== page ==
2,000 more Boeing freighters in 20 years

THE Boeing freighter fleet is set to double in the next 20 years to support a projected annual air cargo traffic growth rate of 5.6 per cent during the period.

There are currently 1,760 Boeing freighters, of which 520 are large, 610 are medium and 630 are standard sizes.

Growing world trade, increasing demand for transport of perishable and time-sensitive commodities, and the need to replace ageing aircraft will create a requirement for 2,960 freighter deliveries over the next 20 years. About 1,990 of these will be conversions from passenger service, and 970 aircraft, with a list price of US$250 billion, will be delivered new.

The air cargo fleet will grow at an annual rate of 3.5 per cent nearly doubling from 1,760 aircraft in 2010 to 3,500 in 2030. “The difference in the forecast is accounted for by the freighters that are retired from the fleet. In this case 1,220 currently active freighters are expected to be retired over the 20 year period,” Bob Saling, commercial aviation services and cargo communications at Boeing, explains.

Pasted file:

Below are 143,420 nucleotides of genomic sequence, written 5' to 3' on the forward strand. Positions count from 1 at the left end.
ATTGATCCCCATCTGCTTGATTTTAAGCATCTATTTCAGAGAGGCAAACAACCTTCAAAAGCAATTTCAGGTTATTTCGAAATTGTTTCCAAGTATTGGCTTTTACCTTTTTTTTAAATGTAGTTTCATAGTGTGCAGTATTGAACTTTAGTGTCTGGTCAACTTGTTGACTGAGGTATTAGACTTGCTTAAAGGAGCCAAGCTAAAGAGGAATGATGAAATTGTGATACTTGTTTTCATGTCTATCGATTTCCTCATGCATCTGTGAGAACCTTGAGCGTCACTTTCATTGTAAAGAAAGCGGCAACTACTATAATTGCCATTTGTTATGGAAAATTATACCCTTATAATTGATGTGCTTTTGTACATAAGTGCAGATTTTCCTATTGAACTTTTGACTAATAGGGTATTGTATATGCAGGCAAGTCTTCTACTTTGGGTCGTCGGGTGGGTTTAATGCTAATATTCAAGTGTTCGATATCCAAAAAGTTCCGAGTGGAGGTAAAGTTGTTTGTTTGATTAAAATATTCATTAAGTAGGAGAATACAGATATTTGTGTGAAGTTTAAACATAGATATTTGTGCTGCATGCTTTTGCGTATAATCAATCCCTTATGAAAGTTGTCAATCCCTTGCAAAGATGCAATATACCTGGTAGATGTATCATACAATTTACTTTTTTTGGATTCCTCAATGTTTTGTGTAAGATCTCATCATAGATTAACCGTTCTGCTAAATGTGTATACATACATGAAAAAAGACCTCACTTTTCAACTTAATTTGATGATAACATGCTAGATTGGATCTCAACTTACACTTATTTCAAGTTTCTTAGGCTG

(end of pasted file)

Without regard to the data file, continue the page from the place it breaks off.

Of the 720 medium widebody freighters to be delivered during the forecast period, 280 will be new, purpose-built freighters.

In the large freighter segment, more than half of the demand will be for new aircraft. Of the 1,000 large freighter deliveries, 690 will be new aircraft.

This boom in aircraft production will doubtlessly worry environmentalists, but a green drive is on the way. Boeing will fly the new 747-8 freighter to the Paris Air Show using a renewable aviation jet fuel – the world’s first transatlantic crossing of a commercial jetliner using biologically derived fuel.

The 747-8F will run its four engines on a blend of 15 per cent camelina-based biofuel mixed with 85 per cent traditional Jet-A across the Atlantic today (20 June).

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